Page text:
According to foreign media reports on November 12, global freight giant UPS (United Parcel) announced cooperation with HerdX, an agricultural technology solutions provider, in the field of blockchain food traceability. The two companies completed the traceability test of beef from the US to Japan through the use of blockchain technology.
(Source: wikimedia )
HerdX's previously designed blockchain solution monitors the movement and health of animals using readers and validated data through tags attached to animals. For this cargo traceability process, UPS created a visualization tool that integrates with HerdX's blockchain to provide real-time updates of the product throughout the shipment.
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Romaine Seguin, President of UPS's Global Freight Forwarding, said:
The blockchain certification process for international air cargo is very complex and requires a large amount of expertise in customs and freight forwarding. Handling this process is significant for many industries such as catering, food and beverage, and retail.
A few months ago, FedEx executive Dale Chrystie told Ledger Insights that he believed global cargo clearance was an important use of the blockchain.
UPS has a strong network of freight forwarders and is familiar with customs clearance processes in different countries. HerdX's blockchain provides detailed information on the birth and breeding sites of animals and helps farmers monitor animals. UPS delivers transportation solutions by integrating with HerdX to trace the goods using the blockchain and the Internet of Things.
Ron Hicks, founder and CEO of HerdX, said:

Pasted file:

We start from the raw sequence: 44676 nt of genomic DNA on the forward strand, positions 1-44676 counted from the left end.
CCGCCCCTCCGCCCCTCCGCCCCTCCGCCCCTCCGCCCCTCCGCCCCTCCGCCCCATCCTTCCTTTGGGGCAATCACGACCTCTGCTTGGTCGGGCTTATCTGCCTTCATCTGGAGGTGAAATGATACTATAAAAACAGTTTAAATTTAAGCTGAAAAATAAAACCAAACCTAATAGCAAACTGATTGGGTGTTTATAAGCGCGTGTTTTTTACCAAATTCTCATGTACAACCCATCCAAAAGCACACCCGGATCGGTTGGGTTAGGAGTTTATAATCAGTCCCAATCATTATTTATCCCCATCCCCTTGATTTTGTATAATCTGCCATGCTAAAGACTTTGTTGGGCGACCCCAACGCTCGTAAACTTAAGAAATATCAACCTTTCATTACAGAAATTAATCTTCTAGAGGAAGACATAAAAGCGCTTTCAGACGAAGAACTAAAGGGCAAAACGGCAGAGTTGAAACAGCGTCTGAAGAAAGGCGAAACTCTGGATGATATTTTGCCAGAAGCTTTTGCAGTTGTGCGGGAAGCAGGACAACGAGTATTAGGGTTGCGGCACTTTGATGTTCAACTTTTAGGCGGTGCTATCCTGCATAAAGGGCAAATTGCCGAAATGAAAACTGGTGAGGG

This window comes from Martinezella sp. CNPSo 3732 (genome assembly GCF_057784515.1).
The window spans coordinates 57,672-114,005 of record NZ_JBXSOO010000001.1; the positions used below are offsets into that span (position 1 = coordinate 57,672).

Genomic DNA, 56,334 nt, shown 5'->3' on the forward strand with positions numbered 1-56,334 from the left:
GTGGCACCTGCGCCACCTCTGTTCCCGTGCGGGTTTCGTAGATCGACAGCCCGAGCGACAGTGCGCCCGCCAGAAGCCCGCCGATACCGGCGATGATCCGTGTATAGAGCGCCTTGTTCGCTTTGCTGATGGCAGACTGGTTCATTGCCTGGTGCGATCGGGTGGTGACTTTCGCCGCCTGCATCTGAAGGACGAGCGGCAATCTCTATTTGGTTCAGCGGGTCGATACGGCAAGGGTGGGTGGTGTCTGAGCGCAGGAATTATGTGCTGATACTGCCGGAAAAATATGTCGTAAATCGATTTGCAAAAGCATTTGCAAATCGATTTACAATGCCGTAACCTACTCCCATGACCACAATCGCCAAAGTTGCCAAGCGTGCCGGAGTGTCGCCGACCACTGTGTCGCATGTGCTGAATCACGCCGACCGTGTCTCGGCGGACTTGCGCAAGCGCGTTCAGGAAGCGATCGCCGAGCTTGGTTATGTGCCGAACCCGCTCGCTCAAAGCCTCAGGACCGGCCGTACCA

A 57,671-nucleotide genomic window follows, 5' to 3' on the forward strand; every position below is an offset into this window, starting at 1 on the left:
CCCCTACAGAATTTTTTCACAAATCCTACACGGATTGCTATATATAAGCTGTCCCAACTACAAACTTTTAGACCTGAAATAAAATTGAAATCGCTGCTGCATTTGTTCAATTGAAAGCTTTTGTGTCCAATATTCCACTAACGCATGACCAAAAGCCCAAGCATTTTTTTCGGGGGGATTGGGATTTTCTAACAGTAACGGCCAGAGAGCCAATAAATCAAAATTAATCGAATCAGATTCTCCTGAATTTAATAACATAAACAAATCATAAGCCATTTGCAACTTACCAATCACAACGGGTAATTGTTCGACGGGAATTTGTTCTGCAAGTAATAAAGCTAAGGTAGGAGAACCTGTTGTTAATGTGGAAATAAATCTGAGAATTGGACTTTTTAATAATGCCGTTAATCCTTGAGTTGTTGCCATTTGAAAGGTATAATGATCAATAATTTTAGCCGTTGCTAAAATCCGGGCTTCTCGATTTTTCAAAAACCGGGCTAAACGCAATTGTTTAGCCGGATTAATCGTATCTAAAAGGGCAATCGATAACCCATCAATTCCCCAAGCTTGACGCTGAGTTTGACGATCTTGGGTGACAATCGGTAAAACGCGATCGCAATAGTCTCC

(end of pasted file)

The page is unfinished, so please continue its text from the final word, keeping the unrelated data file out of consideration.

UPS's logistics and freight services are available in more than 220 countries and regions around the world, making it ideal for HerdX. This partnership has given HerdX unprecedented scale expansion capabilities and has also broadened the market for cattle farmers in the United States.
In this blockchain test, a batch of beef contained in the UPS temperature monitoring package was shipped from Kansas to Japan. Sensors on beef packaging can record and monitor the temperature of the goods from the origin to the destination. This data is then uploaded to HerdX's blockchain verification platform. Customers only need to scan the QR code on the package to see the origin of the beef and other data.
HerdX was founded in 2010 in Texas, USA. In July of this year, it raised $7.2 million in venture capital. So far, the company has raised more than $15 million.
Currently, several blockchain traceability projects have been put into use.
Last year, blockchain startup BeefChain provided customers with traceable services for buying beef. A few months ago, Korea Telecom and Nongshim Data System established a partnership for the traceability of blockchain food, and the Korean government began to use the blockchain to supervise the beef supply chain. In addition, the World Wide Fund for Nature (WWF) and the Digital Ventures division of the Boston Consulting Group have created a food traceability blockchain called OpenSC.